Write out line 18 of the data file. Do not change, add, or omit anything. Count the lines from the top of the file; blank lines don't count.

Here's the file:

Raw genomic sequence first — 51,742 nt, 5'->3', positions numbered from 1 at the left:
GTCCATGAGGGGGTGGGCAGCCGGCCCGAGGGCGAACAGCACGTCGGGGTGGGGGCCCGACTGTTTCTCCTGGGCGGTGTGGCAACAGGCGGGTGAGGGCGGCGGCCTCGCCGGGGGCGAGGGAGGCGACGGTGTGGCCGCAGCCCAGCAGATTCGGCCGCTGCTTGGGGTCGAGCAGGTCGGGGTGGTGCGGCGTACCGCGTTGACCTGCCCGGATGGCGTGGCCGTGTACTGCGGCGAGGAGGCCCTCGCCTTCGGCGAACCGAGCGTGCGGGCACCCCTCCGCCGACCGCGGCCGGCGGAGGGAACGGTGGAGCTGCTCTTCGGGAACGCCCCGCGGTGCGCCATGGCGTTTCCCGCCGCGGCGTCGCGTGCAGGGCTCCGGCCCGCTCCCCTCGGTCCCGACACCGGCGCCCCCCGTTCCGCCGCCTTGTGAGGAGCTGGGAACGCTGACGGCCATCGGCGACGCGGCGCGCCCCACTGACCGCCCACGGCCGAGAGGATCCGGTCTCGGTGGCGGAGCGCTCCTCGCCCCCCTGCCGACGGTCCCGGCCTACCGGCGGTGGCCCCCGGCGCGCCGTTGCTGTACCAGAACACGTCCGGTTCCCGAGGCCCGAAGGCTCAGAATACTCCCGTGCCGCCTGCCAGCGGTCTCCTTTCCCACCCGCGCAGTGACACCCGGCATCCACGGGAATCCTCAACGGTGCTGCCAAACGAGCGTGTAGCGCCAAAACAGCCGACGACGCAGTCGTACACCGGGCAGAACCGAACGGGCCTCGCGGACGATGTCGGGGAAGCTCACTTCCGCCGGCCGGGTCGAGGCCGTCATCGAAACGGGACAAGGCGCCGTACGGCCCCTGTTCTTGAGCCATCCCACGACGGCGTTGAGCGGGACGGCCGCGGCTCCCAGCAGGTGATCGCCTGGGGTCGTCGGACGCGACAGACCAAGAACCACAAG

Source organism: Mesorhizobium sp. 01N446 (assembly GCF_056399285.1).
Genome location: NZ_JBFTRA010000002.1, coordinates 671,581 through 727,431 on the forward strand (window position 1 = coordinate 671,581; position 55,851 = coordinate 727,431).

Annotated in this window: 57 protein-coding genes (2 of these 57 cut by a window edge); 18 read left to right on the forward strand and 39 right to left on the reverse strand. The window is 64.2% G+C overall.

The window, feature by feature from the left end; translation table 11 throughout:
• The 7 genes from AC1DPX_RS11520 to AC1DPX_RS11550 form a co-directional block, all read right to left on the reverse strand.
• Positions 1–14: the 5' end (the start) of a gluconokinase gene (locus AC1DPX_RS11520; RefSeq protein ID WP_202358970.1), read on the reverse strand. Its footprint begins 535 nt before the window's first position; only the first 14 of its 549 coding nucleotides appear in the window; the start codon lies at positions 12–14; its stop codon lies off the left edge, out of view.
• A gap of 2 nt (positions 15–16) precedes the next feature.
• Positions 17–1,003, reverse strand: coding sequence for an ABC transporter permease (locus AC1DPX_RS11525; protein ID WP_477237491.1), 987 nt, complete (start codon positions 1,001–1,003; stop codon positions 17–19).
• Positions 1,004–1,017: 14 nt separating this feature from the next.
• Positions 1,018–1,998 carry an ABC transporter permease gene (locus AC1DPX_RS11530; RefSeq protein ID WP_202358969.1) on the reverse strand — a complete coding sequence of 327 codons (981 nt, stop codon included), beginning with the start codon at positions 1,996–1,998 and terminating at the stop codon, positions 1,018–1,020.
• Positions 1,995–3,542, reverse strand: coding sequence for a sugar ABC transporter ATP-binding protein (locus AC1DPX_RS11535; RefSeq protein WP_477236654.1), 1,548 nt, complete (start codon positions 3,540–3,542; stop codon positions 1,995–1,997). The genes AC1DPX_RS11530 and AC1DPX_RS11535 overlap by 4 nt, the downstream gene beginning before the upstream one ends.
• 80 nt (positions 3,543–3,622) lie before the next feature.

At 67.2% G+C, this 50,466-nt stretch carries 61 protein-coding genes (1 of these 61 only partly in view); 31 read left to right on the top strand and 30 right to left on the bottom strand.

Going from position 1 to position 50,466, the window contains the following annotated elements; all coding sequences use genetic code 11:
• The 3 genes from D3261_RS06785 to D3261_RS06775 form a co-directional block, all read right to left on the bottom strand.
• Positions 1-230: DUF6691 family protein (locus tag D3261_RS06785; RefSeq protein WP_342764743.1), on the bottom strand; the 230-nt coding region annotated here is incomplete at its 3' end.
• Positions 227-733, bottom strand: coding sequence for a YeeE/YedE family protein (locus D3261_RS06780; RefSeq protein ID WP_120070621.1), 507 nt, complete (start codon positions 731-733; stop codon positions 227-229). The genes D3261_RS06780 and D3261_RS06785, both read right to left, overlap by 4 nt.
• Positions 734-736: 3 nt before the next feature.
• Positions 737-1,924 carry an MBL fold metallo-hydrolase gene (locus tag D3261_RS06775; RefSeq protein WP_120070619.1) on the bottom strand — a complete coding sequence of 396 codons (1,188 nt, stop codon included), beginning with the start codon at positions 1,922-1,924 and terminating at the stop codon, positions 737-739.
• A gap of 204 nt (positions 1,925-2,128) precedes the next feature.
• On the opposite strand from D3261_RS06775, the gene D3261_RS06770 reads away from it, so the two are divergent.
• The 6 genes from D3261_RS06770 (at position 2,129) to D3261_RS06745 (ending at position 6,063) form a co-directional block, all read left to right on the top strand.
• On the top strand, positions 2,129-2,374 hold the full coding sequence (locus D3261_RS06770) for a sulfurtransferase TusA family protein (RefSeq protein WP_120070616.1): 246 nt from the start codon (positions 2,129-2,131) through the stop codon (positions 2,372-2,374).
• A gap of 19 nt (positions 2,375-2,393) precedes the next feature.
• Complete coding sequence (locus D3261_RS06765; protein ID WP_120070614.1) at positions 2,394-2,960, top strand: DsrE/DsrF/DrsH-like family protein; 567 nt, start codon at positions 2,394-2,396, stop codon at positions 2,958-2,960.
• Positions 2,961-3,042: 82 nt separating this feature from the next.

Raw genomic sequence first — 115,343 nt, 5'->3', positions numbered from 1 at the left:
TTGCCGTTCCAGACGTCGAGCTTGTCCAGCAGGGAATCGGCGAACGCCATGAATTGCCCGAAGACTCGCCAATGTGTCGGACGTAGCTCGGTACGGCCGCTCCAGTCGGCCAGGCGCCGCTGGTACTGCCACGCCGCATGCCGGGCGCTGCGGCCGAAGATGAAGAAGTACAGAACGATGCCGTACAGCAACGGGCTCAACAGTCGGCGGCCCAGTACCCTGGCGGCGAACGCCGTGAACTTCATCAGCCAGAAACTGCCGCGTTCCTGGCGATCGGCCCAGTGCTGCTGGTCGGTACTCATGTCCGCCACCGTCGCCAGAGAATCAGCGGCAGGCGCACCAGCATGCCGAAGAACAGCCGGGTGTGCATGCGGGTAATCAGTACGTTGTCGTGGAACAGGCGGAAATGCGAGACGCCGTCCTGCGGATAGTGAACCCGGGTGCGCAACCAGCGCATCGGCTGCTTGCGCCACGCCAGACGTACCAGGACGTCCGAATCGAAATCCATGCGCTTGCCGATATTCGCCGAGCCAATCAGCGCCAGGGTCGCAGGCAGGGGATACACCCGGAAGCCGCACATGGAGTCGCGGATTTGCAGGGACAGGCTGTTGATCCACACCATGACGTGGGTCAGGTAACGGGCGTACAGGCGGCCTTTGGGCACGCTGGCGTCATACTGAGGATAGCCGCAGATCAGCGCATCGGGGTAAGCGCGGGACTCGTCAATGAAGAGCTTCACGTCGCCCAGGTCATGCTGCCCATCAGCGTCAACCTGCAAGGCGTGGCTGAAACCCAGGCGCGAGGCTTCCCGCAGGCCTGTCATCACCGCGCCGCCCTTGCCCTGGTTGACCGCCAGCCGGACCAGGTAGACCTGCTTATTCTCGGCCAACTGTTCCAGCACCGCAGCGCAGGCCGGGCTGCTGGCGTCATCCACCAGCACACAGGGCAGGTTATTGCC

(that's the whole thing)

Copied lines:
• Positions 1-230: DUF6691 family protein (locus tag D3261_RS06785; RefSeq protein WP_342764743.1), on the bottom strand; the 230-nt coding region annotated here is incomplete at its 3' end.